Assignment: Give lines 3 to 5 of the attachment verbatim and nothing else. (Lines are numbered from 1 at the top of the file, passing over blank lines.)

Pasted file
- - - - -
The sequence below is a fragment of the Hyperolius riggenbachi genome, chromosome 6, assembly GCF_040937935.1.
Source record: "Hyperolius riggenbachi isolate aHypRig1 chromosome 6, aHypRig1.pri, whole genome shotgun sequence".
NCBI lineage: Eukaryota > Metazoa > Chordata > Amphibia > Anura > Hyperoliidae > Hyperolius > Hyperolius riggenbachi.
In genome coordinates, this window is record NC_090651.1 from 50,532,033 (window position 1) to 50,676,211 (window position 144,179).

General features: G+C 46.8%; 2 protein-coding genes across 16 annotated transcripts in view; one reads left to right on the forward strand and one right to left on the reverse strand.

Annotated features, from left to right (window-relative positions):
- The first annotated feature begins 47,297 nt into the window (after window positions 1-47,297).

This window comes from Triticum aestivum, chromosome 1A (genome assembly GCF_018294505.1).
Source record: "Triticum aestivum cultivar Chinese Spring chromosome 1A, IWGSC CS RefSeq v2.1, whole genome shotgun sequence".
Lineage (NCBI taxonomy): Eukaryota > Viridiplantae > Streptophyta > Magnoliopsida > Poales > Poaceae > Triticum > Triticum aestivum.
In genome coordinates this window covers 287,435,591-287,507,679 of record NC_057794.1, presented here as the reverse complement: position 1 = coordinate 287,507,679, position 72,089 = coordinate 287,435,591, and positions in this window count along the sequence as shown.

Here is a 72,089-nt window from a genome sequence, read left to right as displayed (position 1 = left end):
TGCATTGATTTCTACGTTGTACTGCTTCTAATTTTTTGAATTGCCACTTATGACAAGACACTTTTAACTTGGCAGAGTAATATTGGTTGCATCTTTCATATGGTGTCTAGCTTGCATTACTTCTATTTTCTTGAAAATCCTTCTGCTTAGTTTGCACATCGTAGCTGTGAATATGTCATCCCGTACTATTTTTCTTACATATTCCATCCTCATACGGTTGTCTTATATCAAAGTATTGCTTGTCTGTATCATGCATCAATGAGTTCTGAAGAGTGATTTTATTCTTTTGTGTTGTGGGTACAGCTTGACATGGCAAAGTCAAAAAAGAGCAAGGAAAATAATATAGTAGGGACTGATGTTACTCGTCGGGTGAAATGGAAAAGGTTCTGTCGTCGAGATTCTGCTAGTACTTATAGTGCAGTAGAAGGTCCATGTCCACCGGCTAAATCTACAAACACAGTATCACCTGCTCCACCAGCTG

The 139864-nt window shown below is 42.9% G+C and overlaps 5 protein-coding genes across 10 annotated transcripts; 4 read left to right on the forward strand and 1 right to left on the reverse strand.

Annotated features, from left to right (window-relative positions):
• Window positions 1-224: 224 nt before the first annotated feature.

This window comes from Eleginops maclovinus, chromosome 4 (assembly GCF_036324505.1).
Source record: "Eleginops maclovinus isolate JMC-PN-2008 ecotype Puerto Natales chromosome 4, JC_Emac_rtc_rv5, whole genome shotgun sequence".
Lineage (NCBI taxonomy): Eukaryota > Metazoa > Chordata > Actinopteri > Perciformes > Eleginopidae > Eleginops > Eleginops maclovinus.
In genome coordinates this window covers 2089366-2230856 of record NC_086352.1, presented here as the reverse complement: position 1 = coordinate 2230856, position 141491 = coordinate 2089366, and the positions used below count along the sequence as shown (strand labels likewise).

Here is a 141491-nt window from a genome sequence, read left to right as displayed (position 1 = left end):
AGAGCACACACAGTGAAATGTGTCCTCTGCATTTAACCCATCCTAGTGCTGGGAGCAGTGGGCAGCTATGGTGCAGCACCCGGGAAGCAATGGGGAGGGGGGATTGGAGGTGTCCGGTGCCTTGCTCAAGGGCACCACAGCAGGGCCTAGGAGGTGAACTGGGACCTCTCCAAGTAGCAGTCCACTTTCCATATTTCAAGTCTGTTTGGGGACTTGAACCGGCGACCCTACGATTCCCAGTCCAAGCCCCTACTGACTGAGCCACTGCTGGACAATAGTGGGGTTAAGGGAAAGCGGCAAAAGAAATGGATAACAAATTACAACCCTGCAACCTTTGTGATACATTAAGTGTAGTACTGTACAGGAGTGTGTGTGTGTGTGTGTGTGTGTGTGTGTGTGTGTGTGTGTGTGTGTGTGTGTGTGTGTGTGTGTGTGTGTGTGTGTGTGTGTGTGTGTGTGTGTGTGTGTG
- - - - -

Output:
NCBI lineage: Eukaryota > Metazoa > Chordata > Amphibia > Anura > Hyperoliidae > Hyperolius > Hyperolius riggenbachi.
In genome coordinates, this window is record NC_090651.1 from 50,532,033 (window position 1) to 50,676,211 (window position 144,179).

General features: G+C 46.8%; 2 protein-coding genes across 16 annotated transcripts in view; one reads left to right on the forward strand and one right to left on the reverse strand.